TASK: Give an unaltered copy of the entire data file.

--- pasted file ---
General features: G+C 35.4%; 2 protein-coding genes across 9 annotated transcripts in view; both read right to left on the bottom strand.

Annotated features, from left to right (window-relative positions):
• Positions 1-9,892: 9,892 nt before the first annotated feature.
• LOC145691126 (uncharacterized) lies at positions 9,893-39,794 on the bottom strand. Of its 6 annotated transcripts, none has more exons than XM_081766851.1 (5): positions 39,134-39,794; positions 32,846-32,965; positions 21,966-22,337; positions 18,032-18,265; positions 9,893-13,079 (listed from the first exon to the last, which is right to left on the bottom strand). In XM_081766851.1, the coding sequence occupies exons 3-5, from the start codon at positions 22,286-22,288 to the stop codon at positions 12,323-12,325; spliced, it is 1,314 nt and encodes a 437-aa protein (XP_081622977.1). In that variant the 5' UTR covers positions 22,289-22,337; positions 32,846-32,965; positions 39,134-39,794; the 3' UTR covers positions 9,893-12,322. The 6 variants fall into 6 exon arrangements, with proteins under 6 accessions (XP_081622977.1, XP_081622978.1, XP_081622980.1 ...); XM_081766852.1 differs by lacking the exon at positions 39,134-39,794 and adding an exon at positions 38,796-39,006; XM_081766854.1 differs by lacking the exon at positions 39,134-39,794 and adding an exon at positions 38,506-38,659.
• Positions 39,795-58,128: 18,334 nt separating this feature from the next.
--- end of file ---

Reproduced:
General features: G+C 35.4%; 2 protein-coding genes across 9 annotated transcripts in view; both read right to left on the bottom strand.

Annotated features, from left to right (window-relative positions):
• Positions 1-9,892: 9,892 nt before the first annotated feature.
• LOC145691126 (uncharacterized) lies at positions 9,893-39,794 on the bottom strand. Of its 6 annotated transcripts, none has more exons than XM_081766851.1 (5): positions 39,134-39,794; positions 32,846-32,965; positions 21,966-22,337; positions 18,032-18,265; positions 9,893-13,079 (listed from the first exon to the last, which is right to left on the bottom strand). In XM_081766851.1, the coding sequence occupies exons 3-5, from the start codon at positions 22,286-22,288 to the stop codon at positions 12,323-12,325; spliced, it is 1,314 nt and encodes a 437-aa protein (XP_081622977.1). In that variant the 5' UTR covers positions 22,289-22,337; positions 32,846-32,965; positions 39,134-39,794; the 3' UTR covers positions 9,893-12,322. The 6 variants fall into 6 exon arrangements, with proteins under 6 accessions (XP_081622977.1, XP_081622978.1, XP_081622980.1 ...); XM_081766852.1 differs by lacking the exon at positions 39,134-39,794 and adding an exon at positions 38,796-39,006; XM_081766854.1 differs by lacking the exon at positions 39,134-39,794 and adding an exon at positions 38,506-38,659.
• Positions 39,795-58,128: 18,334 nt separating this feature from the next.